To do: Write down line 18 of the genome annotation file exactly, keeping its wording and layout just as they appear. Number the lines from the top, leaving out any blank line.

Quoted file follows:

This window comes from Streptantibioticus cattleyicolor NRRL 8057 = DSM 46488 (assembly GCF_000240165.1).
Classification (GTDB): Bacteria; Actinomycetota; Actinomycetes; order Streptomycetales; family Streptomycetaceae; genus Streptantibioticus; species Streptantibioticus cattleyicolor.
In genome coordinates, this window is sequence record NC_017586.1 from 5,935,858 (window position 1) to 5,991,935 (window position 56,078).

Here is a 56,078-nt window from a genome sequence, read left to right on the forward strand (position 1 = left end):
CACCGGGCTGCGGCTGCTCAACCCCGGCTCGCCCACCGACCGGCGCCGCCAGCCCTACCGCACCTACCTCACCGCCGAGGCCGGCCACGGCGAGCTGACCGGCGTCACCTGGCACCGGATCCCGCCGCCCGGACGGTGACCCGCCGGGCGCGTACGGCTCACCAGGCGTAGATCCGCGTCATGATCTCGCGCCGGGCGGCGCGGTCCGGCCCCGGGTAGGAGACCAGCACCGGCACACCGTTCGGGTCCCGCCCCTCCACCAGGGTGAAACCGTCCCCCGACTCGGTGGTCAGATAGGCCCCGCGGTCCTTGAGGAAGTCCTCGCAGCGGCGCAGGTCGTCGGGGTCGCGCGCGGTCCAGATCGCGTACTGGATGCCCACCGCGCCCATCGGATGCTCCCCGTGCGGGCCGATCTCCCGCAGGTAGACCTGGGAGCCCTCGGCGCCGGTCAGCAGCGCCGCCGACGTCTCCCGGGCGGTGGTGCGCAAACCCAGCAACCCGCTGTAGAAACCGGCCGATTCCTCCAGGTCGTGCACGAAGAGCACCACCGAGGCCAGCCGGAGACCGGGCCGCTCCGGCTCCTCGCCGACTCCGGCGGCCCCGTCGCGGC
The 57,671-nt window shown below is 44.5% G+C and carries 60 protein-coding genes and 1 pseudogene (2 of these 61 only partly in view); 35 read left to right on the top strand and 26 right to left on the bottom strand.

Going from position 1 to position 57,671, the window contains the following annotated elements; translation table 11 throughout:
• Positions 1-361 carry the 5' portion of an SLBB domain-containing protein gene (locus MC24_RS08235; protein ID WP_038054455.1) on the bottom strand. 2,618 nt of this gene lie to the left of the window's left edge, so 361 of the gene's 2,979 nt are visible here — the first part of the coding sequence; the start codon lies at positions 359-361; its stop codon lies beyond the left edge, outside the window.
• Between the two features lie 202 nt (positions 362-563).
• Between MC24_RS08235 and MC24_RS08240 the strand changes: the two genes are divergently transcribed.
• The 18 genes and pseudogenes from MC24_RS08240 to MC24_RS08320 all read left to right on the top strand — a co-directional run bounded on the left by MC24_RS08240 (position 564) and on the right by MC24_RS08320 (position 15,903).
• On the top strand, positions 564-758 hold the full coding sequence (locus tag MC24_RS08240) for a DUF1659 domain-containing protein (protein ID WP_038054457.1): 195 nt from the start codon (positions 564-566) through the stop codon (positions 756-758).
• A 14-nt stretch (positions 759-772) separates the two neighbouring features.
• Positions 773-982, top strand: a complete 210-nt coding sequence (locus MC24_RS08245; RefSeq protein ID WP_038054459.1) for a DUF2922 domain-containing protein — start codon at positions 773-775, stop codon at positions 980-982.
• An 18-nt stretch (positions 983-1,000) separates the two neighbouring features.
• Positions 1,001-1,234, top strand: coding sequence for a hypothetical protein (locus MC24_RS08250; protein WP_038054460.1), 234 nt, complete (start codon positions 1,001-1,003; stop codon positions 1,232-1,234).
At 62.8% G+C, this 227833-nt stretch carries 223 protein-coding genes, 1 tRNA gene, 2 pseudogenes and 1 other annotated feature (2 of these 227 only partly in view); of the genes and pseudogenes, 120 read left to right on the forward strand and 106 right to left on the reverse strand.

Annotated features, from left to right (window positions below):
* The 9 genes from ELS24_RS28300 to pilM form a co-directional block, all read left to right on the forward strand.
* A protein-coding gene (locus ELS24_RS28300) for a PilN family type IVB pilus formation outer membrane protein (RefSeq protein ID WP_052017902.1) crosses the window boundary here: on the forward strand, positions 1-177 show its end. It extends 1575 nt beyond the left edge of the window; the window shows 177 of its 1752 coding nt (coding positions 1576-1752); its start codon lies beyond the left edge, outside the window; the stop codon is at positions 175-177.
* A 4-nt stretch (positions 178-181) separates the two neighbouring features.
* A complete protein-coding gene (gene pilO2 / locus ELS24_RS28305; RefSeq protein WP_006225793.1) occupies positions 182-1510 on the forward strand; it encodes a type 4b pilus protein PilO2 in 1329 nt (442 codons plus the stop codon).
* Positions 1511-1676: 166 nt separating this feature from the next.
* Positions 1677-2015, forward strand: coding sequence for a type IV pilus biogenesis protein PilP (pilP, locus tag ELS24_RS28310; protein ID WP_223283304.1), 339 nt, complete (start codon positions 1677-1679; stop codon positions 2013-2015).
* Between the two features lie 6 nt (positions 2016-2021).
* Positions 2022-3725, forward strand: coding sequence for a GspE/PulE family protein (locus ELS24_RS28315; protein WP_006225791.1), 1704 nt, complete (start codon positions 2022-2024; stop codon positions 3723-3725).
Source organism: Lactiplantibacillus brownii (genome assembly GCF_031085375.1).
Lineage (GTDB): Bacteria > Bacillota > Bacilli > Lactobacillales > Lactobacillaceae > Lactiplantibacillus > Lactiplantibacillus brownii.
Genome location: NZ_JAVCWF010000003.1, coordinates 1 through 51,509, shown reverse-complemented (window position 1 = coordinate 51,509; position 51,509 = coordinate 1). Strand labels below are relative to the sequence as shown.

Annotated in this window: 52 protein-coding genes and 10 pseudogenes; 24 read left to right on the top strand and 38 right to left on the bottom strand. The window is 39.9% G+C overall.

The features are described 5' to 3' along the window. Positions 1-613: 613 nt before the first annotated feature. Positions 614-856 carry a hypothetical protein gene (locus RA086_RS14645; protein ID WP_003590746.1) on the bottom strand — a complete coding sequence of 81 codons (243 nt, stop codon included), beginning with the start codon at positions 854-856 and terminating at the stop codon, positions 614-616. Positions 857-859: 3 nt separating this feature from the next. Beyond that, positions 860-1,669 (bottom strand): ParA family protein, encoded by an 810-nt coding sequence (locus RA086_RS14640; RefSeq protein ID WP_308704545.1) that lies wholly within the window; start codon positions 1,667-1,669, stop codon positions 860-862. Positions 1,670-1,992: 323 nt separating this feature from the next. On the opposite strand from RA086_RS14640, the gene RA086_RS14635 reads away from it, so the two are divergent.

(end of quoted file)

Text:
Annotated features, from left to right (window positions below):